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From the archives: Continuing our journey through AHS’s historic 1965 season

By MICHAEL MURRAY
michael.murray@americustimesrecorder.com

Editor’s Note: Here at the Americus Times-Recorder, we’re very proud of our area’s rich history of sporting excellence. Our readers will remember that we recently concluded a commemoration of the 40th anniversary of Americus High School’s epic 1975 football season. Since then, we have heard a great many requests to run a series celebrating the 50th anniversary of the Panthers’ 1965 season, in which the team went undefeated, rolling over opponent after opponent on their way to a sweep of the state championship series.
While delving through our back issues and expansive archives, we have uncovered a wealth of photographs and articles written by former Times-Recorder sports editor, the late Clarence Graddick, during that era.
In our last installment of the series, we shared the details of the Panthers’ first game of the season against the Cochran County Royals. The next week, the Panthers traveled to Crisp County to face another longtime rival.
On Sept. 3, 1965, as local residents were getting their grills ready for the upcoming Labor Day weekend, national broadcasting stations were determining the best way to make the switch to color broadcasting for their prime-time schedules, and communities all over the country were in the process of integrating public schools, the Panthers returned to the gridiron in Cordele to face Crisp County’s squad, then dubbed, “The Rebels”.
Graddick chronicled the Panthers’ second victory of the season over Crisp County in a September 6, 1965 article titled, “Panthers Romp To 21-0 Victory Over Crisp”.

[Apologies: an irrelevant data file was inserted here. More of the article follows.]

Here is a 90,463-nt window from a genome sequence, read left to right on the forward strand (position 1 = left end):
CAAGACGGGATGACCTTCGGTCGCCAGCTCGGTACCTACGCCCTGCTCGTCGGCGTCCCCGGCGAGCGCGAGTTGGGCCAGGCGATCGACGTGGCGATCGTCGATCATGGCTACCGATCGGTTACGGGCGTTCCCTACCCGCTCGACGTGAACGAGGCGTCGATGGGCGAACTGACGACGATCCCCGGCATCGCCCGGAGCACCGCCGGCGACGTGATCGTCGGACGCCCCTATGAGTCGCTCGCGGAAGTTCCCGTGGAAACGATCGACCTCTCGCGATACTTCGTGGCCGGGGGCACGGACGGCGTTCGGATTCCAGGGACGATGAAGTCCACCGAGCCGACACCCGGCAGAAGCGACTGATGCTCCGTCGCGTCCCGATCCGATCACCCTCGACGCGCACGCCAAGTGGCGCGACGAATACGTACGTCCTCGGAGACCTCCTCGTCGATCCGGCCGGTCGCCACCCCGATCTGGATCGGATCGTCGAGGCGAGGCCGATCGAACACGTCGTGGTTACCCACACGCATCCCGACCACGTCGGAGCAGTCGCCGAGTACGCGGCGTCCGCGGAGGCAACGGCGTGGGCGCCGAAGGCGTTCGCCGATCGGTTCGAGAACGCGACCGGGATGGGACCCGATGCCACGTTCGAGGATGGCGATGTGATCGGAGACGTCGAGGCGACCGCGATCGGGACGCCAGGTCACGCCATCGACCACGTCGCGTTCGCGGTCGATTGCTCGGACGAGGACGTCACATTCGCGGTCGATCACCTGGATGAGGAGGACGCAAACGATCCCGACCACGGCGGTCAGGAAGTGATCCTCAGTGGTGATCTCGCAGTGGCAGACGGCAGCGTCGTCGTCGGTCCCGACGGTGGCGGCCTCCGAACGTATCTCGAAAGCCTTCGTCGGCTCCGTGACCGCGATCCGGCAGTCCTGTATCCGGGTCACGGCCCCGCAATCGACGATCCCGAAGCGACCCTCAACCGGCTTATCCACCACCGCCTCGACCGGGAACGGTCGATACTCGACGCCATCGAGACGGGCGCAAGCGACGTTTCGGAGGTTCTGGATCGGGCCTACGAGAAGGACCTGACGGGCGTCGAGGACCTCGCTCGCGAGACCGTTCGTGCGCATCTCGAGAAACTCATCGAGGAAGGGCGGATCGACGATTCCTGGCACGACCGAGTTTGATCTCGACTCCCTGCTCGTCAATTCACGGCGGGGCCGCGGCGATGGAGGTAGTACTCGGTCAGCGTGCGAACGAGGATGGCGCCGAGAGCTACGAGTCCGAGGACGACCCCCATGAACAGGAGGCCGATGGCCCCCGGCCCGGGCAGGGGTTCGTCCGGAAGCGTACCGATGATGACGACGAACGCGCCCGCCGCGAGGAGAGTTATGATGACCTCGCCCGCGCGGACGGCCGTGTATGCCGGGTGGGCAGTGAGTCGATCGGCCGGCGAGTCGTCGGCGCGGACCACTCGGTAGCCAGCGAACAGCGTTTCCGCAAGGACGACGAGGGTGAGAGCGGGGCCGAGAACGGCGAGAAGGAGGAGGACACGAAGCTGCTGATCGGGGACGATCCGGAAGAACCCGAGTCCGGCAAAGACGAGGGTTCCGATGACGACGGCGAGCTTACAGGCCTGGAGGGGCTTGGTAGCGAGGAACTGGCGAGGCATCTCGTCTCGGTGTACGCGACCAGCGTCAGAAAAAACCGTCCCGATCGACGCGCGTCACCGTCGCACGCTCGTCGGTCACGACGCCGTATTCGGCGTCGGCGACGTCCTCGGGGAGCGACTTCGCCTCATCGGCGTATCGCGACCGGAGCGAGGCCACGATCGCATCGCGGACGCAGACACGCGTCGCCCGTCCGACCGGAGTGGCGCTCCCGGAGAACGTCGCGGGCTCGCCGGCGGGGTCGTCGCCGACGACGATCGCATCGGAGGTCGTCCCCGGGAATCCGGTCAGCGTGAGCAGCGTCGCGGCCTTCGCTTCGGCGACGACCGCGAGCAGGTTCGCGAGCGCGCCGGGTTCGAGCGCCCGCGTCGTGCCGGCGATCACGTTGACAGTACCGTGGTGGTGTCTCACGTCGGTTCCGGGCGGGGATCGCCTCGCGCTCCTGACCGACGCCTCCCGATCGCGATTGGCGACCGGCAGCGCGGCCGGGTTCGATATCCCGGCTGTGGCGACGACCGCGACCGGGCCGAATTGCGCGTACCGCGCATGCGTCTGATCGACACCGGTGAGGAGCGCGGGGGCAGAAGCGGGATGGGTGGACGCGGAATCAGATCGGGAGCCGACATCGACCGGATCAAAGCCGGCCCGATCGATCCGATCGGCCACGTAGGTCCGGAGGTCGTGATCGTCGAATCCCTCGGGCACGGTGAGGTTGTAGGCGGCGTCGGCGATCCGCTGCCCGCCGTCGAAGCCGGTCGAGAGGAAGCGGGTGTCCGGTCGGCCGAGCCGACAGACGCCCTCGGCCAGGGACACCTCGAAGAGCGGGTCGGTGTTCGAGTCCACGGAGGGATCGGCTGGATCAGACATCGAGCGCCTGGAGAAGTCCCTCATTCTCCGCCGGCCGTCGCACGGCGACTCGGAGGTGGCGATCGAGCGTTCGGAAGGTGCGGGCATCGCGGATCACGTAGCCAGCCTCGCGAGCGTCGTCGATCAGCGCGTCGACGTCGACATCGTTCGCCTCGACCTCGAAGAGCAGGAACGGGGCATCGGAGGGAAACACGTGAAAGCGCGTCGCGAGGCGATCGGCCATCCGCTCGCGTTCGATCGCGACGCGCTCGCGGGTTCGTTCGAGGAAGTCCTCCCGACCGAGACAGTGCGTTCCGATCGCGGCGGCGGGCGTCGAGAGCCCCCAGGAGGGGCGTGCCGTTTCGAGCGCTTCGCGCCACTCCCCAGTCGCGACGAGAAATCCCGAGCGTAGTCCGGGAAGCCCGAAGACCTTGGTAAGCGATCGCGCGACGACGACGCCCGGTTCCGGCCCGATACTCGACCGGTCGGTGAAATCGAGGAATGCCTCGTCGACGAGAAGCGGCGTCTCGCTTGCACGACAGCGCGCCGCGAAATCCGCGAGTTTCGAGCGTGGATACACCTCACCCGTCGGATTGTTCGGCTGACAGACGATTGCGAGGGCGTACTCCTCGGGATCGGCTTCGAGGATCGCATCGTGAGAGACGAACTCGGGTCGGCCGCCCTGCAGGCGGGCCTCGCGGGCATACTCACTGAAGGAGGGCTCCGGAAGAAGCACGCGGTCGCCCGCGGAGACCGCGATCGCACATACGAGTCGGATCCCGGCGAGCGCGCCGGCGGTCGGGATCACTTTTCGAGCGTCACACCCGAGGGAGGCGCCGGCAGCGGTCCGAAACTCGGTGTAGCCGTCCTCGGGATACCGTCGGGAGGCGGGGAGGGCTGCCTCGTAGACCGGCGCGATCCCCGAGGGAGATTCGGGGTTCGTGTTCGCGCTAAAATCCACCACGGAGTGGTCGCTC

A portion of this article is shared below:
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PANTHERS ROMP TO 21-0 VICTORY OVER CRISP: Reeves Leads Balanced Attack; Defense Excels

By CLARENCE GRADDICK
Sports Editor, Times-Recorder

CORDELE, Ga. – The Americus High Panthers, led by their star quarterback, David Reeves, put forth a good team effort to down a promising Crisp County High eleven 21-0 here before a good opening night crowd of about 2,000 fans at Williams Field.
Reeves led the Americus team in all offensive categories but he received more than ample help from a stout defensive line and good running backs. The Americus defense also did everything it was asked to do including turning back a deep penetration by Crisp County at the Americus five-yard line in a magnificent goal line stand.
A short pount by Charles Garwood following a bad break by the Crisp County team started the Panthers goalward the first time they had the ball. Buck Shiver moved the ball for a first down on two runs that gained 17 yards to the Crisp County 28. On third and ten, Reeves tossed a log pass to cousin Gary Reeves, end, over the goal and Gary pulled the ball in on a good catch for the initial six points. David then split the uprights for the extra point.
FENNESSY SCORES
Shortly after the second period got underway Mike Fennessy went over the right side on a quicky for the second Americus score and again David added the extra point. Fennessy almost made it a play earlier as he broke away for a 24-yard jaunt to place the ball on the one. David also had a 20-yard run and two passes to Bill Chambliss good for 17 yards in the march that was started on the Americus 44 when Bo Sullivan recovered a Crisp fumble.